81-102 bytes), it is not suitable for several LPWAN technologies,
   many of which have a maximum payload size that is one order of
   magnitude below that of IEEE 802.15.4-2003.  The overhead of the
   6LoWPAN fragmentation header is high, considering the reduced payload
   size of LPWAN technologies and the limited energy availability of the
   devices using such technologies.  Furthermore, its datagram offset
   field is expressed in increments of eight octets.  In some LPWAN
   technologies, the 6LoWPAN fragmentation header plus eight octets from
   the original datagram exceeds the available space in the layer two
   payload.  To overcome these limitations, an optimized 6LoWPAN
   fragmentation header for LPWAN has been defined in

7.  Neighbor discovery

   6LoWPAN Neighbor Discovery [RFC6775]  defined optimizations to IPv6
   Neighbor Discovery [RFC4861] , in order to adapt functionality of the
   latter for networks of devices using IEEE 802.15.4 or similar
   technologies.  The optimizations comprise host-initiated interactions
   to allow for sleeping hosts, replacement of multicast-based address
   resolution for hosts by an address registration mechanism, multihop
   extensions for prefix distribution and duplicate address detection
   (note that these are not needed in a star topology network), and
   support for 6LoWPAN header compression.

   6LoWPAN Neighor Discovery may be used in LPWAN networks.  However,
   the relative overhead incurred will depend on the LPWAN technology
   used (and on its configuration, if appropriate).  In certain LPWAN
   setups (with a maximum payload size above ~60 bytes, and duty-cycle-
   free or equivalent operation), an RS/RA/NS/NA exchange may be
   completed in a few seconds, without incurring packet fragmentation.
   In others (with a maximum payload size of ~10 bytes, and a message

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   rate of ~0.1 message/minute), the same exchange may take a few hours,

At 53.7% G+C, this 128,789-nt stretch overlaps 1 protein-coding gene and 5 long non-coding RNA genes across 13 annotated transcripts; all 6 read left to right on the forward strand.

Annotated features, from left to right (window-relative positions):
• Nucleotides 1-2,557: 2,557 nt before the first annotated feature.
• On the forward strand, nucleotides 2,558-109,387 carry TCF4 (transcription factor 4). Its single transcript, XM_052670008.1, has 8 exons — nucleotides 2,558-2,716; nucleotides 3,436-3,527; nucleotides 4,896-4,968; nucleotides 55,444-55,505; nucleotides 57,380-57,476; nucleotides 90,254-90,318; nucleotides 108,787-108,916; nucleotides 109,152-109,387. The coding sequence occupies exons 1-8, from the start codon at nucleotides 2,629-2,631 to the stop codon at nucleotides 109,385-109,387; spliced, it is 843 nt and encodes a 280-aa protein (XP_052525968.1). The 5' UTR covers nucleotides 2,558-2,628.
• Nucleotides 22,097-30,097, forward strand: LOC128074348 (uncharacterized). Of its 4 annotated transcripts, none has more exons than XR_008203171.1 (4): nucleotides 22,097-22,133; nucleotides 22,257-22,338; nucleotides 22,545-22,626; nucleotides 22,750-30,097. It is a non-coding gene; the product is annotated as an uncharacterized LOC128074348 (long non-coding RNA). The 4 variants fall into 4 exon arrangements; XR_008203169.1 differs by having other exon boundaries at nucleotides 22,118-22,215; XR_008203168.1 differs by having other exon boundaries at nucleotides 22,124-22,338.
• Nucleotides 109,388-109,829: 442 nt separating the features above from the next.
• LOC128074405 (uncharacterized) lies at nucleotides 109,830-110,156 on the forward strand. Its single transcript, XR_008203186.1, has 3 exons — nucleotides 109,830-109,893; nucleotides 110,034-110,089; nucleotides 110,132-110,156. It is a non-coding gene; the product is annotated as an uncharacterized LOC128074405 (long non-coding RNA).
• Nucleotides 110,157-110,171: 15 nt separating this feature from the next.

leading to severe fragmentation and consuming a significant amount of
   the available network resources.  See Annex A for an analysis of the
   6LoWPAN Neighbor Discovery message sizes.

   6LoWPAN Neighbor Discovery behavior may be tuned through the use of
   appropriate values for the default Router Lifetime, the Valid
   Lifetime in the PIOs, and the Valid Lifetime in the 6CO, as well as
   the address Registration Lifetime.

   The Router Lifetime, which is present in RAs, may be as high as 18.2
   hours.  The Valid Lifetime in the PIO indicates the time of validity
   of the prefix indicated in the PIO, and it is possible to encode a
   value of infinity for this lifetime.  The Valid Lifetime in the 6CO,
   which indicates the time of validity of the related context for
   header compression, may be as high as 45 days.  A 6LN should unicast
   an RS to the router before expiration of any of these lifetimes.  On
   the other hand, the address Registration Lifetime determines the
   periodicity with which a 6LN has to perform address reregistration
   with the router, and may be as high as 45 days.

   Therefore, 6LoWPAN Neighbor Discovery supports relatively high
   periods without generating messages (the shortest being the maximum